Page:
Last night at work, I found myself talking about food.  Again.  This happens to me often, usually because I bring my own lunch and when someone asks me what it is, I can’t just say “pasta.”  I have to say, “bowtie pasta with a sauce of crushed tomatoes, garlic, olives, capers, and onion topped with grated Sicilian black pepper cheese.”  And then, invariably, we start talking about food, or I launch into some rhapsodous description of what I made for dinner last night.  And, invariably, it’s the same few people who walk in on me, talking about food, again, and say, “Lyz!  You’re always talking about food!”  I mean, maybe.  But I have other hobbies.  Really, I do.

But last night, after going on a foodie spiel, I was asked by a co-worker my advice on cooking cheaply and healthily for yourself.  He was taking notes.  No one had ever taken notes.  But, since there’s no better way to make yourself an expert than to just present yourself as one, I launched into an avalanche of advice.  Really, I’m no expert (I lied, I’m sorry, forgive me), but I think I do manage to make delicious food for very little money.  And so, in the interest of sharing, here are some basic tenets on my approach to cooking and how I manage to live on mostly nothing.

The Kitchen’s Golden Rule
Banish your fear.  Fear is your worst enemy in the kitchen.  You don’t need to measure things exactly, you don’t need to use parsley or caviar.  Don’t be afraid to experiment and don’t be afraid to not follow a recipe exactly.  If you don’t have an ingredient, substitute something else – it might sound strange, but it could be delicious.  (See: the other day, I was making a mango milkshake, but was out of yogurt and used sour cream instead and ohmygoditwasamazing.)

Start With the Basics
Some things are easier to make than others.  Some things are easier to experiment with than others.  If you’re just starting to cook on your own or you want as much variation with as little redundant grocery buying as possible, start with these four things:  grain-based salads, sandwiches, pastas, egg dishes.  More on this later.

Develop a Good Staple and Spice Collection
This is really the key to making delicious food.  Here are some things I always have on hand:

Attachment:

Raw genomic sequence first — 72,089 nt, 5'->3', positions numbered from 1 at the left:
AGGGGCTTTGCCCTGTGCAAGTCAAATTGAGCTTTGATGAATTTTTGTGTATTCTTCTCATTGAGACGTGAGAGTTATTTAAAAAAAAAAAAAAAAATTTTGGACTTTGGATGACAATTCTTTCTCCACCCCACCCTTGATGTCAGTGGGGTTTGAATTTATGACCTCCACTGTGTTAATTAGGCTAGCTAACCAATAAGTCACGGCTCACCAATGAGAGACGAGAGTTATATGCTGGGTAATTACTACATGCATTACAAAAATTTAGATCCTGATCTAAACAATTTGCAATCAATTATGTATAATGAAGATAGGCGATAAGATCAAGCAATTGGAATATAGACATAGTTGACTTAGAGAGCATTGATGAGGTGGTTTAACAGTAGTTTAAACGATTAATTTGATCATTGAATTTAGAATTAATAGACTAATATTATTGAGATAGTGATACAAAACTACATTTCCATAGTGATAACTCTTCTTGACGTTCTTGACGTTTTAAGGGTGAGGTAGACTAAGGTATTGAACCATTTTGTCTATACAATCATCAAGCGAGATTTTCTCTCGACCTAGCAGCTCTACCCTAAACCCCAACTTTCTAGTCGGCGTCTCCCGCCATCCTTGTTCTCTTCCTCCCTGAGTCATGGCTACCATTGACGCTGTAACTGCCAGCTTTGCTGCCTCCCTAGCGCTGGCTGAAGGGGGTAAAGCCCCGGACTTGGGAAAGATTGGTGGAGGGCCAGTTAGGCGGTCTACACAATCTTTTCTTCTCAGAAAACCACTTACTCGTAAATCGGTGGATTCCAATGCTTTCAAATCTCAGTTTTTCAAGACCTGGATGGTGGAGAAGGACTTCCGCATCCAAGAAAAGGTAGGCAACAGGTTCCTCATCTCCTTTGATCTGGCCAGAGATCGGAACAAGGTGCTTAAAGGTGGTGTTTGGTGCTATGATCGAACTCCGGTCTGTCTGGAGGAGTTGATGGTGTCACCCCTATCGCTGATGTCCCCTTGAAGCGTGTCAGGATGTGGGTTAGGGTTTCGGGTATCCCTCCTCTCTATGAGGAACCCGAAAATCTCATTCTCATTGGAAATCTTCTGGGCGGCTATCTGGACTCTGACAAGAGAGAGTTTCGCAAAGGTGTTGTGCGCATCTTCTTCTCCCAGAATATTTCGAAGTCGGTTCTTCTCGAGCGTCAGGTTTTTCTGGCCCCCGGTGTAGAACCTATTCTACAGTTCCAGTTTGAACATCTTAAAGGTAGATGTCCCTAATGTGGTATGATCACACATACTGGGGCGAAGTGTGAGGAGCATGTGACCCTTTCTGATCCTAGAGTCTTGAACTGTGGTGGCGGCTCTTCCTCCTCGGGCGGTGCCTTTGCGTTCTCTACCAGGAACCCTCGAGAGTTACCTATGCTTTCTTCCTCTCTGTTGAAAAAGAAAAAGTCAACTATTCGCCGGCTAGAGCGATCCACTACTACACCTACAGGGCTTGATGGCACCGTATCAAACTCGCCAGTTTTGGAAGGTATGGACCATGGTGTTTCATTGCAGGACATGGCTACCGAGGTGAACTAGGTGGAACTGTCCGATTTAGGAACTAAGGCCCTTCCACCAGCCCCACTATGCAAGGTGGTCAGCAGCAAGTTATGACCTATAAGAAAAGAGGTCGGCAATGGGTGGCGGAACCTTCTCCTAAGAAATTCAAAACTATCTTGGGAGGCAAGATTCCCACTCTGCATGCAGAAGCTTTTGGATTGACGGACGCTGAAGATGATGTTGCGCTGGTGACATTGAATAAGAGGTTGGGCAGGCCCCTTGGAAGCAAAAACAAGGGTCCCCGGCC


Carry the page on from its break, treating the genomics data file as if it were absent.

Olive oil – both extra virgin to use cold (especially for salad dressings) and regular for sautéing and drizzling over roasting vegetables
Vegetable oil – for frying and baking
Seasoned rice wine vinegar – goes into every dressing I ever make
Spicy whole grain mustard – same as above
Honey – I like a light-colored honey to sweeten dressings, curries, roasts
Balsamic vinegar – I use this less than rice wine vinegar, but a splash of this is nice in dressings
Sriracha – the best hot sauce in the world, it goes with everything
Soy sauce or Shoyu – great for stir frys, dressings, sautéing vegetables
Mayonnaise – I’m not really big on mayonnaise as a thing itself, but I do use it in cooking as a binder for sandwich fillings or in dressings
Olives – not really a condiment, but I always have some on hand to chop up
Capers – same as with olives; they add such a great, briny flavor to pastas and salads
Peanut butter – the poor man’s power food; you can spread it on bread and use it in sauces for pastas and salad dressings
Brown Sugar – A great sweetener for curries, to make caramelized onions, and in tomato-based sauces
Butter – I mean, a little melted butter, some onions, an egg…
Salt and pepper – duh
Dried herbs – oregano, parsley, rosemary, thyme, basil
Spices – curry powder, berbere, turmeric, crushed red pepper flakes

Non-Perishable Foodstuffs I Usually Have
Think of these as your canvas and vegetables and meat as paint.  There are so many different types of grains out there that can be way more interesting than just rice and pasta, though those are good too.
Rice – there are so many different types of rice; I prefer white rice for hot dishes and brown rice for salads
Pasta – again, so many types; I like to have a few varieties on hand
Bulgur – delicious hot or cold, beautiful nutty taste
Couscous – also good hot or cold, soaks up the flavor of whatever you put on it
Quinoa – a lot like bulgur, different texture
Grits – great for breakfast, with melted cheese, hot sauce, or buried under eggs
Flour – super basic, great for thickening sauces and baking, of course
Breadstuff – this can include sliced bread, tortillas, or pitas (I know this is perishable, technically, but it fits better in this category…)

Perishable Foodstuffs I Usually Always Have, Too
You can use these things for EVERYTHING, so I try to always have some on hand.
Onions – use sliced, sautéed onions in pretty much everything
Garlic – ditto for garlic, a little bit goes a long way; also great in salad dressings
Potatoes – roasted, sautéed, mashed, and always filling
Parsley – people underestimate the power of garnishes, but there’s so much flavor in parsley and it brightens up any carb-heavy dish
Cilantro – you either love or hate cilantro, but if you love it, use it in salads, tacos, sandwiches, anything cold
Eggs – so versatile, more on these later
Cheese – I usually have a few types of cheese on hand; always a block of parmesan, and then I rotate between brie, feta, goat, blue, and cheddar
Cabbage – hot or cold, stir fry or slaw, another versatile food that lasts forever
Greens – a bunch of greens is so cheap and lasts for over two weeks

Grain-Based Salads
If you’re broke, you need to eat cheap, but you don’t need to sacrifice taste or health for something that’s going to fill you up.  The key is grain-based salads.  It’s simple: choose a grain (like rice, bulgur or quinoa) and cook it, chop up some veggies (carrots, tomatoes, cabbage, cucumber, beets, jalapenos, cilantro, canned corn, red or green pepper, whatever), make a dressing (olive oil, rice wine vinegar, honey, mustard, salt, pepper, fresh herbs), and mix it all together.  Grains are super cheap and a little bit goes a long way, since it’s very filling.  So having a salad made with a grain base is great because you don’t need a lot of veggies to make a really great meal.  Use this principle to make pasta salads as well.